In those private quarters, those appointed to his family, she couldn't help but nose around. She prodded and spied until she came face to face with his father, who had the same unfortunate page bob and the same blonde hair as his sons. But he had a kind face, big nose, big jaw, big smile. He had the furs too and the big Henry VII shoulders. They talked easily and he was evidently charmed. I don't think he had meant to be quite so charmed. As I have said their families seemed to be at odds. All of them.

When they came back into the garden, the young lad was quite as surprised as his father. The young lady was all smiles and graces and he couldn't help feel a bit jealous, that she so easily charmed everyone, as she had charmed him. But again the children were left to their own devices and again the lad and the girl were alone. He was sulking and resentful and she sat by his side and shyly asked him, "So when you are older, will you let your hair grow long like your brother?"

He smiled and said yes and things were mended between them.

The youngsters retired to their parents' quarters and the girl and her lad parted amicably. She went up a flight of stairs that had the railing and my grandparents' red carpet. But as she climbed and climbed the house grew (of course, it was a palace in my dream after all). Her apartments were on a top floor in one of those rectangular courtyards that have a balcony all along its inner walls. There was another girl who had come up to this part of the palace. She had been among the group, quiet and inconspicuous. Dark and mysterious. I think she was the oldest among them. About the same age as this not-quite-a-woman and her lad, but standing just the littlest bit taller. She gazed curiously at our girl in green.

Our little lady was taking down some Halloween decorations, or at least that is what they seemed. Little bats and boogies and other creepy crawlies made of paper. Evidently the celebration was not far behind. And evidently, the lonesome task of taking these apart was entirely hers. She seemed well-content with it and therefore used to this solitary state of affairs. The older girl stared at her strange decorations. I think some of them resembled our Día de los Muertos papers. They were lovely, dainty things, very much in the taste of this mysterious young lady. When the girl in green became aware of her scrutiny she smiled, such a friendly thing. They talked about the decorations, about the loneliness and the disinterest or busy schedule of their parents. Out mysterious lady seemed surprised, but she had made a friend. When she continued on to her quarters she did so with the gift of a paper decoration. She was lodged right in front of her new friend.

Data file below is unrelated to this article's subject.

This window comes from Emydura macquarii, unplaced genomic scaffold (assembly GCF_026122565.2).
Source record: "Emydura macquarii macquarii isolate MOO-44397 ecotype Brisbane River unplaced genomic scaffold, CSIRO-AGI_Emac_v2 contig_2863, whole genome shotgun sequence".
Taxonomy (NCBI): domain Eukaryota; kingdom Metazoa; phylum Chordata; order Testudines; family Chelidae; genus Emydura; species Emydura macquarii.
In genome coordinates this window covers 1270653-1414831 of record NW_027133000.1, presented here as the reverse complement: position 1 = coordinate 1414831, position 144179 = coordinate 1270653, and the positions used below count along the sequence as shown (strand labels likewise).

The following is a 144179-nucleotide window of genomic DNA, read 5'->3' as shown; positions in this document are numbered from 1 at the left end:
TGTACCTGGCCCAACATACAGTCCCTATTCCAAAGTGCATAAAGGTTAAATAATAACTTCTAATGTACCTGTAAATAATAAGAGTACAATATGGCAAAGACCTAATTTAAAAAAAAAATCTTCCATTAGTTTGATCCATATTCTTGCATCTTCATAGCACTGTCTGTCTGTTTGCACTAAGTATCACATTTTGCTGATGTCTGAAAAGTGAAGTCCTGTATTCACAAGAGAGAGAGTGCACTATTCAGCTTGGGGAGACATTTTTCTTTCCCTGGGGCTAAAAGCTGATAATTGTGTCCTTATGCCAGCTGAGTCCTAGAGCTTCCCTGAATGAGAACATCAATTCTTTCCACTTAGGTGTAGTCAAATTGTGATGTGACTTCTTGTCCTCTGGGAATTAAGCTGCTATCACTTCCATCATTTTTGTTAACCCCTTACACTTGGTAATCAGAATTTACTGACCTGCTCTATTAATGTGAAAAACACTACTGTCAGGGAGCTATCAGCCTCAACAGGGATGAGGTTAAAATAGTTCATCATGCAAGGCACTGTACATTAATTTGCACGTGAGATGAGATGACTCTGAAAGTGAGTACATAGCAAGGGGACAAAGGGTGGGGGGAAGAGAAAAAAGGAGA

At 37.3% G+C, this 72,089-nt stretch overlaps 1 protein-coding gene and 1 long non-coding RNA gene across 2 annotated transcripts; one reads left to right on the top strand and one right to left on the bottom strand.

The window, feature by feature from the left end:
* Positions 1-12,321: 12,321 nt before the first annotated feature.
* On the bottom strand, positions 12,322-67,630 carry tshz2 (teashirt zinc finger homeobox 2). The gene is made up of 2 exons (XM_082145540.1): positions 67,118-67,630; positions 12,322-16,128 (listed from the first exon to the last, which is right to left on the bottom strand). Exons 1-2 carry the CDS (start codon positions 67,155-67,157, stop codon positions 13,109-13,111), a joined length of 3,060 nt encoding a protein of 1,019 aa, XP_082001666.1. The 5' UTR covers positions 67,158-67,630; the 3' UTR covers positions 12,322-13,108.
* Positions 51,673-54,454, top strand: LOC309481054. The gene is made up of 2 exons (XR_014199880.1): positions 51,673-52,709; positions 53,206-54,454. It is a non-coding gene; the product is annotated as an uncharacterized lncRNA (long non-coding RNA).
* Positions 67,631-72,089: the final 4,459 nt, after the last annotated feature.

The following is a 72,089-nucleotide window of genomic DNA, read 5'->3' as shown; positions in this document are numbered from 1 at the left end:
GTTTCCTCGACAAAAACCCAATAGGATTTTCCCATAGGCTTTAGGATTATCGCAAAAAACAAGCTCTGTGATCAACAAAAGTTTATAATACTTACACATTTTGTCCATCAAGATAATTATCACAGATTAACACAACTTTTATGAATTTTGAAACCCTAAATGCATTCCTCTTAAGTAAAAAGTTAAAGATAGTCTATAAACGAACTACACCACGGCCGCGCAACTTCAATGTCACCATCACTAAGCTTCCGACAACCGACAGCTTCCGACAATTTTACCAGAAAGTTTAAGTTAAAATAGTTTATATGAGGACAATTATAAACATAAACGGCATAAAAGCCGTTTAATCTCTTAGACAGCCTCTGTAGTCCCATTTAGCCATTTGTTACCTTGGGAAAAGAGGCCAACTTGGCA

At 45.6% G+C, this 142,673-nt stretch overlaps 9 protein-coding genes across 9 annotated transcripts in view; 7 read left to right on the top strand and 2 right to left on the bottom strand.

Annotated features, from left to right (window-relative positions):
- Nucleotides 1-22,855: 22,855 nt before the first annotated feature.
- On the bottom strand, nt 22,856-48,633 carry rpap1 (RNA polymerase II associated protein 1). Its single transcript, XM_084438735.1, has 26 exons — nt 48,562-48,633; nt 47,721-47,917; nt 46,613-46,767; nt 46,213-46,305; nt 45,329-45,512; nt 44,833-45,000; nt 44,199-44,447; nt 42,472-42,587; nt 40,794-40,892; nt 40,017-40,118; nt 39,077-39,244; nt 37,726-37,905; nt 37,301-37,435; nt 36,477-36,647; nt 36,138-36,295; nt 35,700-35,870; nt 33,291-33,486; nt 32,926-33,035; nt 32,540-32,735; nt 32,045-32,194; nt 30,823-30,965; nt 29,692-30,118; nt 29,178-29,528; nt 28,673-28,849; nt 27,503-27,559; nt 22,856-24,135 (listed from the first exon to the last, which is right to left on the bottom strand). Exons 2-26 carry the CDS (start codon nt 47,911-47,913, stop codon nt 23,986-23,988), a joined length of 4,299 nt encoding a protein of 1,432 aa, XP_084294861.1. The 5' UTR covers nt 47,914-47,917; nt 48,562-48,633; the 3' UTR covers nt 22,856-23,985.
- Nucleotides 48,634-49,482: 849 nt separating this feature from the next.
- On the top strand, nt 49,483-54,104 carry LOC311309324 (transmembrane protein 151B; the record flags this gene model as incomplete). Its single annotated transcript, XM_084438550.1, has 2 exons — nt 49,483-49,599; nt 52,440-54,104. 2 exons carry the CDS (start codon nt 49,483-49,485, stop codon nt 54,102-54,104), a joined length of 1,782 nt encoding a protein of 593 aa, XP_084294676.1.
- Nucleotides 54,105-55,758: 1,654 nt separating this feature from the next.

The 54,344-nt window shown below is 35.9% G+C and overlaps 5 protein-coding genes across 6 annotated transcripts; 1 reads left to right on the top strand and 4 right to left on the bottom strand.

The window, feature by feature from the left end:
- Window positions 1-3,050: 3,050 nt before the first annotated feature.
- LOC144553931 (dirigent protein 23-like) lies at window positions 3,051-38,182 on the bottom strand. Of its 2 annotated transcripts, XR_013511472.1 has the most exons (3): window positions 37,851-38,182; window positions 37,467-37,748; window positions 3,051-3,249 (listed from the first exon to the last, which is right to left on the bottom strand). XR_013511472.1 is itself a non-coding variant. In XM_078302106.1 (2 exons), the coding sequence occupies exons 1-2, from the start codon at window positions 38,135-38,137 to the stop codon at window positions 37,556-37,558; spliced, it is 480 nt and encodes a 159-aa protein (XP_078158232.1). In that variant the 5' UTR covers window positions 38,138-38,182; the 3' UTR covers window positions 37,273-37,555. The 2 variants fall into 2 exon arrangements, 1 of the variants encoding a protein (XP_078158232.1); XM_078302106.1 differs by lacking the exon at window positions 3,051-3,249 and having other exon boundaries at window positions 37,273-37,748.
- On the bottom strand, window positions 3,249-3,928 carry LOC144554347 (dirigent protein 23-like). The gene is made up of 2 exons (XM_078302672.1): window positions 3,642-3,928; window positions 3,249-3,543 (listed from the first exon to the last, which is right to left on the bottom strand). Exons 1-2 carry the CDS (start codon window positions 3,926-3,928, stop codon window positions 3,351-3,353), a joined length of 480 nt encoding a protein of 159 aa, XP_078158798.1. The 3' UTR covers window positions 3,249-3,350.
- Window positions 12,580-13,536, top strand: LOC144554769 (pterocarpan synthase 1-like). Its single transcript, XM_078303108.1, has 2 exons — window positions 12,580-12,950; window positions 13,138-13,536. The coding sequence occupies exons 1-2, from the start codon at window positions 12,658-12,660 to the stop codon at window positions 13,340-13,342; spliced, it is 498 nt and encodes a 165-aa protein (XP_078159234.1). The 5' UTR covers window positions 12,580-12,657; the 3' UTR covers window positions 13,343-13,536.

Her father was there, busy, I think, reading a paper. Her father was dressed exactly like a grandfatherly version of Bela Lugosi. You see, these two were vampires, what a strange thing. They said their hellos, asked about each others day and settled in the sort of comfortable co-habitation of two people who have had only each other for a long time. And then he warned her, of course.

He said to her, "I saw you talking to the Luther child" (so our little lady's family were the Luthers, I had come to find out). "You must be careful with her," he said to his beloved daughter. She seemed unimpressed. She knew the Luthers were church and would not look warmly upon their kind, but, I suppose, wasn't this the whole point of living at court? To know one another.

"No," her father said. "Come with me and I will show you."